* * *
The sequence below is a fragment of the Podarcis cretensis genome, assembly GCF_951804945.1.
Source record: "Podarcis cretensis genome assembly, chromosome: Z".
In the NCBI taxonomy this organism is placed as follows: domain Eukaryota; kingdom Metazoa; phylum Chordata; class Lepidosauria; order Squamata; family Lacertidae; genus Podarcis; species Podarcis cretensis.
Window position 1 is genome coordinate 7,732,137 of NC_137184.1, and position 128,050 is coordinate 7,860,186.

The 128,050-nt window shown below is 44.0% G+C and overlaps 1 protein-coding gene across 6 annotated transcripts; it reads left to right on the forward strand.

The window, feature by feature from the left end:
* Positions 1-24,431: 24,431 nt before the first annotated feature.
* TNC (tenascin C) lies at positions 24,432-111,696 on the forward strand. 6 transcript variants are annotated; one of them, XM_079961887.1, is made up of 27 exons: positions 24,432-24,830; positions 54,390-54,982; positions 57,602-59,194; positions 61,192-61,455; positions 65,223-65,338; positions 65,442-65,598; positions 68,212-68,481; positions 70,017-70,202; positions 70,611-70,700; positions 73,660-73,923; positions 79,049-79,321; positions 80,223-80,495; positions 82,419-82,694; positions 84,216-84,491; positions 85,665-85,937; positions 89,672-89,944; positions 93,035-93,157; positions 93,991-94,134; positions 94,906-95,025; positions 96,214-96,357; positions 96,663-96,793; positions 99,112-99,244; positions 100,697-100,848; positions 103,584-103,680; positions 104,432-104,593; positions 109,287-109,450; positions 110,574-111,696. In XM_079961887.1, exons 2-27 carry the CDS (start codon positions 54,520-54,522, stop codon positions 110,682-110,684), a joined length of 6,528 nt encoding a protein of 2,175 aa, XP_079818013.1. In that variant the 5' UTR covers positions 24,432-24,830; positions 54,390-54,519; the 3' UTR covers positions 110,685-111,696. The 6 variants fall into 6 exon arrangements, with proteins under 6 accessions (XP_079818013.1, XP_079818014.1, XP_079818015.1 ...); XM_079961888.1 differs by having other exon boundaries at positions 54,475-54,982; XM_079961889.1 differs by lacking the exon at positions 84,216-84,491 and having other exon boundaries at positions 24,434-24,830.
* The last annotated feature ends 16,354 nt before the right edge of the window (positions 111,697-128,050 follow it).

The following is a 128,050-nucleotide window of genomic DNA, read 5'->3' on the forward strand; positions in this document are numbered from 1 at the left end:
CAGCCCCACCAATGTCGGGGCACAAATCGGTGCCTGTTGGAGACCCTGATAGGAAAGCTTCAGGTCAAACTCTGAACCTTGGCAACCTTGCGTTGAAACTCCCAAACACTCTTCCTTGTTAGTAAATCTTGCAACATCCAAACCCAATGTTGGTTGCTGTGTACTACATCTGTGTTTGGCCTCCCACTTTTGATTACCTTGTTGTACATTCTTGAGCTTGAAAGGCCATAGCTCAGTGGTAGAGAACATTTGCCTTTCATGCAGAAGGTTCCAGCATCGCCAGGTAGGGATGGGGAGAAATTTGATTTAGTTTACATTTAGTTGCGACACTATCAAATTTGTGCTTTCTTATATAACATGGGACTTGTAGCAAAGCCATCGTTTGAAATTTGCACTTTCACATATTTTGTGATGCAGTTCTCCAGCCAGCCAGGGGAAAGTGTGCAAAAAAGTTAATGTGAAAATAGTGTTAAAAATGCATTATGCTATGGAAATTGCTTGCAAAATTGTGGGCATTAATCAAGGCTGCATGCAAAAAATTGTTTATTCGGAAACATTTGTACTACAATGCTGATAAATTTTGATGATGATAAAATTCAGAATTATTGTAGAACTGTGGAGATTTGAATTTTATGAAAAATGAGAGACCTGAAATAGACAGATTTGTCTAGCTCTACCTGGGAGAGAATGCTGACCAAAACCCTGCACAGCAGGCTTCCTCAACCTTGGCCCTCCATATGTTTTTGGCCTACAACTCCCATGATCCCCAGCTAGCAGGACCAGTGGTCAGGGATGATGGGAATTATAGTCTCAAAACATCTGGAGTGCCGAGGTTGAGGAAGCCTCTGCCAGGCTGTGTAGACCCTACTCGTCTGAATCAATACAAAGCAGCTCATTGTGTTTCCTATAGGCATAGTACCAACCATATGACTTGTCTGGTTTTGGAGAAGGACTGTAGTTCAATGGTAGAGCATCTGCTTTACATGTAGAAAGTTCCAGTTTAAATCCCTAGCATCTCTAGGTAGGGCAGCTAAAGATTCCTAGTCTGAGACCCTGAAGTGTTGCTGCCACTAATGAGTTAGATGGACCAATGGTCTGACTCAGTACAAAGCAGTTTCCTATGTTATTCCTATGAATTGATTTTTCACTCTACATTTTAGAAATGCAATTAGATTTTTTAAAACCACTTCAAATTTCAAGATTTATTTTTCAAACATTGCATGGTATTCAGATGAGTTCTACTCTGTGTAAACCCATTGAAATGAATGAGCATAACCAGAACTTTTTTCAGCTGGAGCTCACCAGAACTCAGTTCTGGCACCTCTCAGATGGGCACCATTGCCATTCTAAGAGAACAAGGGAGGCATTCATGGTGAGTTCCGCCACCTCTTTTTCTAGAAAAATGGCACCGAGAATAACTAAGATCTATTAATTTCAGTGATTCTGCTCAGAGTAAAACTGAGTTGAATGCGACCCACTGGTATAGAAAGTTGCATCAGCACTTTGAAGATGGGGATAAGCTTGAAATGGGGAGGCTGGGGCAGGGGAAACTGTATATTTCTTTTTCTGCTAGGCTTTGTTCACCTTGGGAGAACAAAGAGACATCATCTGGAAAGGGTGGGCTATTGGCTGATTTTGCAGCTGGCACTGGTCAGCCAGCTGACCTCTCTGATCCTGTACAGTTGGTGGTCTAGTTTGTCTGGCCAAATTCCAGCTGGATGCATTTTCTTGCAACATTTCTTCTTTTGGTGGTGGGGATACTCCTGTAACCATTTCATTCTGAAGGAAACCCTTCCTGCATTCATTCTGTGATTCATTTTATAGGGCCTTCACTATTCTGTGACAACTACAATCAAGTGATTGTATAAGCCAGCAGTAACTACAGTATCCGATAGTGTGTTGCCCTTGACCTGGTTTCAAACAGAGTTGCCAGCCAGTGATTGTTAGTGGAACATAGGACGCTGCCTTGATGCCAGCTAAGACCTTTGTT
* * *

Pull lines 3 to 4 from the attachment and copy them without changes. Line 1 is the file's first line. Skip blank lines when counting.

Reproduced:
In the NCBI taxonomy this organism is placed as follows: domain Eukaryota; kingdom Metazoa; phylum Chordata; class Lepidosauria; order Squamata; family Lacertidae; genus Podarcis; species Podarcis cretensis.
Window position 1 is genome coordinate 7,732,137 of NC_137184.1, and position 128,050 is coordinate 7,860,186.